Rockpooling

Rockpooling
Rockpooling
Rockpooling

This week, eight home educating families went rockpooling with staff from the Seascope Marine Research Centre.

We were the only people on the beach, and had fun combing the rock pools for creatures.

 

Among the group’s finds were plenty of crabs and sea snails, some starfish and the odd ‘butter fish’.

 The weather held out, and we had a great time exploring, sharing and learning together until the tide returned.

 

We are looking forward to partnering with the Seascope Marine Research Centre again in future.

One of our young explorers remarked that “I loved to pick the wee crabs with my net!”

Gortin Glen Forest Park

Gortin Glen Forest Park
Gortin Glen Forest Park
Gortin Glen Forest Park
Gortin Glen Forest Park
Gortin Glen Forest Park

We met with other home educating  families for a walk and picnic at Gortin Glen Forest Park.

The park has a number of different routes that you can choose from, each with a different distance and difficulty level.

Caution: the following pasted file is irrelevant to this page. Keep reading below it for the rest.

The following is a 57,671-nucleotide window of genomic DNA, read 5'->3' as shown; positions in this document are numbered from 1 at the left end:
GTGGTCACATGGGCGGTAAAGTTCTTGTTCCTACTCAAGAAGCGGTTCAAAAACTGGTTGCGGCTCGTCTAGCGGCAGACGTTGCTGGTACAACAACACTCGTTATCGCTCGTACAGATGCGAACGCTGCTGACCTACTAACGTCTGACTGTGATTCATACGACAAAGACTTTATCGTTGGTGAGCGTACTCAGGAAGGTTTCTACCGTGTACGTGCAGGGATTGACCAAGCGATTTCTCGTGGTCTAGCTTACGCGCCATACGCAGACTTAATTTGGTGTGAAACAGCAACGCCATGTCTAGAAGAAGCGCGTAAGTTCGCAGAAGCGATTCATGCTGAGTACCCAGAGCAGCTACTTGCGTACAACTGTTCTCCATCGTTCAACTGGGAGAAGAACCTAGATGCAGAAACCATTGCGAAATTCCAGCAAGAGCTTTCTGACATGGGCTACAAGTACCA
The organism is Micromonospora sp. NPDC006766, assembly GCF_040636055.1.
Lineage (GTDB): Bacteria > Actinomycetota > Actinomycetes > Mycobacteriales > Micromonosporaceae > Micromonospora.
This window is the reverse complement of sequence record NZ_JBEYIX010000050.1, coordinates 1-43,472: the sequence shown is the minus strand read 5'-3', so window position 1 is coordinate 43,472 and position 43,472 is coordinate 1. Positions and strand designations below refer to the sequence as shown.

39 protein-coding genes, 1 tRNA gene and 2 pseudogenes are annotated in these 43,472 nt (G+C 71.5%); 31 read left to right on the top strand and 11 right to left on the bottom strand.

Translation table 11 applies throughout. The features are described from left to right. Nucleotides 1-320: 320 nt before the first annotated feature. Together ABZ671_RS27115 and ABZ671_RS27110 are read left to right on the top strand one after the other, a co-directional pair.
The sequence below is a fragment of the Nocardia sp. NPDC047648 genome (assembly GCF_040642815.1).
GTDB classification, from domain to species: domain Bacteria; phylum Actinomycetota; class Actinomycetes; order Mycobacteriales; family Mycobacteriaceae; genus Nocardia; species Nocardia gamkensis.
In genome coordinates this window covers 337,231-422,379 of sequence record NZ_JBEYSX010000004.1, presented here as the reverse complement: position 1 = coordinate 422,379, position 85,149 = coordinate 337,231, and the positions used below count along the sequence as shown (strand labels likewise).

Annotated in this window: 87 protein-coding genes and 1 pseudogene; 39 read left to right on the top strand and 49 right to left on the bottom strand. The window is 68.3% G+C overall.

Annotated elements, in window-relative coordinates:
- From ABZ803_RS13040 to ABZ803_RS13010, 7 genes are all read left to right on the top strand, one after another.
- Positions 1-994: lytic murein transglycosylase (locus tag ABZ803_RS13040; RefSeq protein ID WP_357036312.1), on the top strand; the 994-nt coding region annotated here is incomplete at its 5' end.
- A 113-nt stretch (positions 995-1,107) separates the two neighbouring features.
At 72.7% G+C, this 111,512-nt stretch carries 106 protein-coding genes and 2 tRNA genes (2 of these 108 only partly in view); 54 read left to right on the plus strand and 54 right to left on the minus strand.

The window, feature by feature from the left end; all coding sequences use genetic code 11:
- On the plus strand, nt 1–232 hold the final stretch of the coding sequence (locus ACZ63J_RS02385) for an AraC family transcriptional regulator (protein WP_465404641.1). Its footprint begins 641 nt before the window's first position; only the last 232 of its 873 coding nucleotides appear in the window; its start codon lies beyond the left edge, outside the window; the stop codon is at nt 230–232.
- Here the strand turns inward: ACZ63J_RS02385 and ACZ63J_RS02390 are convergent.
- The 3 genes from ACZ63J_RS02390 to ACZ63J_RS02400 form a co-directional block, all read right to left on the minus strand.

We chose to walk the River Walk which turned out to be quite steep in places and included bridges and stairs to cross the River.

We had a great time eating blackberries and finding pinecones that were eaten by squirrels. (Some of us had even been lucky enough to see some red squirrels when driving into the car park.)

After our walk we went for a picnic at the car park while the kids played.

It definitely is a place we would all like to go to again.

Currently parking is free but during the summer season it would cost £4 to park a car there.

There are public toilets which are open all year round.

Mourne Hiking

Mourne Hiking
Mourne Hiking
Mourne Hiking
Mourne Hiking
Mourne Hiking

On Wednesday 26th September, home educating families had an adventure in the heart of the Mourne Mountains. It was to be led by Paul but he decided to have his own adventure!!!